Hello and welcome!
As I’m sure you have noticed, I have prepared this week’s post a bit earlier than usual because of the Thanksgiving holiday.
Each year we, as a country, dedicate this day to a spirit of gratitude and thanksgiving to God for our freedom, our prosperity, our families, and the many blessings that we so often take for granted.
This Thanksgiving, I will raise up a prayer of thanksgiving for all of you, my friends who read this blog, and pray that the Lord will bless you and your loved ones abundantly as we turn to him with grateful hearts.
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At the conclusion of the bishops’ annual meeting last Thursday, we were invited to participate in a Mass at the National Shrine of the Immaculate Conception to mark the 50th anniversary of the dedication of the church.
The lower church, the crypt, was built in the early 1900’s but it wasn’t until Cardinal O’Boyle became the Archbishop of Washington that there was really impetus to finish the shrine. The upper church was built by a Boston architectural firm, Maginnis & Walsh.
Archbishop Wuerl, who is the chairman of the board of directors, was the principal celebrant
Bishop Michael Bransfield, who is Bishop of Wheeling-Charleston in West Virginia, was the homilist
Bishop Bransfield had been the director of the shrine for over 20 years. His homily shared many of the different aspects of the history of this wonderful church.
One of the things that he pointed was that the most visited chapel in this shrine is the Chapel of Our Lady of Guadalupe. I wasn’t aware of it, but he said the chapel had been put there by Cardinal Cushing.
The Mass was very well attended. Many of us have great sentimental attachment to the shrine. It was there that I received tonsure, minor orders and was ordained a deacon.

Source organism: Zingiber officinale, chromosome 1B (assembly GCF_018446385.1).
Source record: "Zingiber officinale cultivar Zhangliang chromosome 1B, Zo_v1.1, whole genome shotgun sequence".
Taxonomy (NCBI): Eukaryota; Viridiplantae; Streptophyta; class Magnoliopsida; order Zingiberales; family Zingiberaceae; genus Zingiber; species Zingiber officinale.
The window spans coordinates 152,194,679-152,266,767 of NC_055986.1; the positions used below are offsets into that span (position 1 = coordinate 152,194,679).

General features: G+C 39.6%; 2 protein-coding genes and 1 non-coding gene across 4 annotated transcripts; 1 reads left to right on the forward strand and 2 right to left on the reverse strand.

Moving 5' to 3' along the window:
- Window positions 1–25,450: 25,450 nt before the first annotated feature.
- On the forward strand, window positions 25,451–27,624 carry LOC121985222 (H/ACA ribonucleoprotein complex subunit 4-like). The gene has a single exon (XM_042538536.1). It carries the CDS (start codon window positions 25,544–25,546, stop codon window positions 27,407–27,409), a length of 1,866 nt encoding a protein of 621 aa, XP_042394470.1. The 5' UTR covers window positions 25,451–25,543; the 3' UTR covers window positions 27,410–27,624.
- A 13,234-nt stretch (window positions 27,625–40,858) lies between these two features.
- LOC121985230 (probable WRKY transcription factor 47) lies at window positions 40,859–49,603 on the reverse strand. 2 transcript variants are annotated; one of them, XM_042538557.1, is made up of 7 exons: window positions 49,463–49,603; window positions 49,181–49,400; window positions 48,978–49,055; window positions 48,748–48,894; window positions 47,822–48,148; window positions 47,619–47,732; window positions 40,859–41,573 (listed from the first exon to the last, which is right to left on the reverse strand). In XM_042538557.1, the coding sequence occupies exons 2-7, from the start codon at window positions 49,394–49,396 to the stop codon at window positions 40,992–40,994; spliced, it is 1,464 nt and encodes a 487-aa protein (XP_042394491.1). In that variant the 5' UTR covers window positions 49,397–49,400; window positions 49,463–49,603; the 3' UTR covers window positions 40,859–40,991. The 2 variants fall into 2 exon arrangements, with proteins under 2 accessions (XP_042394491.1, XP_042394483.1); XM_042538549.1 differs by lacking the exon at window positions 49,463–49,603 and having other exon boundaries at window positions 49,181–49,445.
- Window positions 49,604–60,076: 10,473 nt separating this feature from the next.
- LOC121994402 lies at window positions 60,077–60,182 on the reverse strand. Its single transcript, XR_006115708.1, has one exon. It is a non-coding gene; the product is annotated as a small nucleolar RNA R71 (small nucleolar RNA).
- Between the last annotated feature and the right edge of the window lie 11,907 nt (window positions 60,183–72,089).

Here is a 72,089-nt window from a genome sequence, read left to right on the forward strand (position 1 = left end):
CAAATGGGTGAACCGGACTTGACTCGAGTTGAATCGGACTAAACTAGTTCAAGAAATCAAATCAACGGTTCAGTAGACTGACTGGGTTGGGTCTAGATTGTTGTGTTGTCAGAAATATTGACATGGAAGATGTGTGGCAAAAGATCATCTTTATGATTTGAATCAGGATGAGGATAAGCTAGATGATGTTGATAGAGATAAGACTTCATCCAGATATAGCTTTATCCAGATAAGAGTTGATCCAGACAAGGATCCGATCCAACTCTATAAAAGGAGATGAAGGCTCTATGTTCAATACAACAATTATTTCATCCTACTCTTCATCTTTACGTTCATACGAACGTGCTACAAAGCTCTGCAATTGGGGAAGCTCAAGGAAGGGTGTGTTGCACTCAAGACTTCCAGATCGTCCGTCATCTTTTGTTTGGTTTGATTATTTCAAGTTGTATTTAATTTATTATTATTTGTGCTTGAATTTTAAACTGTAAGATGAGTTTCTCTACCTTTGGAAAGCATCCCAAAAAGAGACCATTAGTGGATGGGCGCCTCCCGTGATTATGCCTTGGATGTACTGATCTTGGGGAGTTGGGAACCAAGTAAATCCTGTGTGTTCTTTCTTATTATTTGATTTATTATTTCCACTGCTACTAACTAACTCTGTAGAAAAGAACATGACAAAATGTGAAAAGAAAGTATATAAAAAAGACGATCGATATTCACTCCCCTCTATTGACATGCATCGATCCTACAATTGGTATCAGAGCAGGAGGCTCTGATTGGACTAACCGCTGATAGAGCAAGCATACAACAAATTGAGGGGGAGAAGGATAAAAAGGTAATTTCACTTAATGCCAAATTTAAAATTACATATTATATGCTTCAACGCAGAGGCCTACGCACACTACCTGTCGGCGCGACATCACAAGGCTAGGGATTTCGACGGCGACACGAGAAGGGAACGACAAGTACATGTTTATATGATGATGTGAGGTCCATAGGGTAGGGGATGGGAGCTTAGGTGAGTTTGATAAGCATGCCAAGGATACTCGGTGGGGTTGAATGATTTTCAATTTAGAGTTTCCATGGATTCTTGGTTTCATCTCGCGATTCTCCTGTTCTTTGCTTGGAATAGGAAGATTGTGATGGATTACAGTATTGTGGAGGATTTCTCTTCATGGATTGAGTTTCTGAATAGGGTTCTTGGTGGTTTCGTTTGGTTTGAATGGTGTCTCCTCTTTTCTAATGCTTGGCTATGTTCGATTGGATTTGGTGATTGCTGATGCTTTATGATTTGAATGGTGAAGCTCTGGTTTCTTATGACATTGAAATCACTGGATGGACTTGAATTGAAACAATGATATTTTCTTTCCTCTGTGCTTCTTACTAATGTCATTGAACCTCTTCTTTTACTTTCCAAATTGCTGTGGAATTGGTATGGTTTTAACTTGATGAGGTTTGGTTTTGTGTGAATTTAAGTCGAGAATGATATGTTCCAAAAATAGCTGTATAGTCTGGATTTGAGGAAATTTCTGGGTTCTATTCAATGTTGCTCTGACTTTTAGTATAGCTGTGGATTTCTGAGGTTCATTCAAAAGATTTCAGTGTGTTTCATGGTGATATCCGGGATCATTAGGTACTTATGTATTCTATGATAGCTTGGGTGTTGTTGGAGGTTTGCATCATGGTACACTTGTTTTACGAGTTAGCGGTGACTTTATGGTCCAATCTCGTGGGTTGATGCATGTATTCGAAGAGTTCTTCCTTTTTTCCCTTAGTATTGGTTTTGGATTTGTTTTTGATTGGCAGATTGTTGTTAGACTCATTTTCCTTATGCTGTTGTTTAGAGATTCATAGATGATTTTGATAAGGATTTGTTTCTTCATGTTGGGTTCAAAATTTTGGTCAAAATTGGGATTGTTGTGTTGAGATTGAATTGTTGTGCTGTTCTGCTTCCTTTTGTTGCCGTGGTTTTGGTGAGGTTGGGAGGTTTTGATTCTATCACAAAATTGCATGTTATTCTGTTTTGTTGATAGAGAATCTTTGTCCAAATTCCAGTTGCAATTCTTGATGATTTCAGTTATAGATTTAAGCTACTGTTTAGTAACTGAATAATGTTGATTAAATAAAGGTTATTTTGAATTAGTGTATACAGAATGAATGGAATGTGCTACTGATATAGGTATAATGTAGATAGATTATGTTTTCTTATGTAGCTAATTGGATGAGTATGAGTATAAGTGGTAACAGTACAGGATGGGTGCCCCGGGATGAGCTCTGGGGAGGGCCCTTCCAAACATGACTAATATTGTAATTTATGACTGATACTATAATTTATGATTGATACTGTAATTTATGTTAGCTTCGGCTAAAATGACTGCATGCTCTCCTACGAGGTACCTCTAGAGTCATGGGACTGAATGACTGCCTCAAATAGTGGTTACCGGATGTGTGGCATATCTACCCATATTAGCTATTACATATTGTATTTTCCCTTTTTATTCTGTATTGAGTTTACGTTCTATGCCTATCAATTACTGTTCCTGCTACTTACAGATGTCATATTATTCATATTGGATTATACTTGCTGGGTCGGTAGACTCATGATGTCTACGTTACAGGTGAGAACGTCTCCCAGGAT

It was a place where, during the 20 years that I worked in Washington, we would have many Marian celebrations to celebrate the patronal feasts of Cuba, Puerto Rico, Our Lady of Fatima, Mexico, and El Salvador.
It is a great monument to the faith of the United States and reflects the fact that we are an immigrant Church. It contains so many chapels that betoken devotions and piety of various immigrants who came from all parts of the world – Africa, Asia, Europe, and South America – and have made their home in this country.
Our Lady of Altotting, from Germany
Our Lady of Camarin, from Guam
Our Lady of China
This certainly is a very special place and it was wonderful to be able to celebrate the 50th anniversary with so many bishops, priests, and people in the parish.
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That evening, I had dinner in the home of Manela and Tony Diaz with three of our Cuban bishops in the United States – Bishop Octavio Cisneros, Auxiliary Bishop of Brooklyn, Bishop Felipe Estévez, Auxiliary Bishop of the Archdiocese of Miami, and Bishop Fernando Isern, the new Bishop of Pueblo, Colorado.
We had a wonderful evening during which we were able to talk about the situation of the Church in Cuba. Manela is also very active in supporting Caritas in Cuba.
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The following day, I returned to Boston and met with the Joint International Methodist-Catholic Dialogue Commission which had been meeting for several days at the Connors Family Retreat Center in Dover. They came for a courtesy visit and to share with me the progress that they had made.
The commission is the official international Methodist-Catholic dialogue that was established by the Vatican to have theological conversations with the Methodists. It is headed by an Australian Catholic bishop.
We had a very interesting meeting. They pointed out that, while there is great awareness of Orthodox-Catholic dialogue and the Anglican-Catholic dialogue, people are largely unaware that this dialogue has been going on for many years.
I was familiar with the Methodist-Catholic dialogue because my friend, Cardinal Peter Turkson, was a part of this dialogue years ago.
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On Friday night, I attended the alumni event at St. John’s Seminary, which included vespers and a dinner.
There were about 150 alumni, quite a spectrum of young and old. The oldest priest there was Father McManus, who was ordained in 1942, which was before I was born!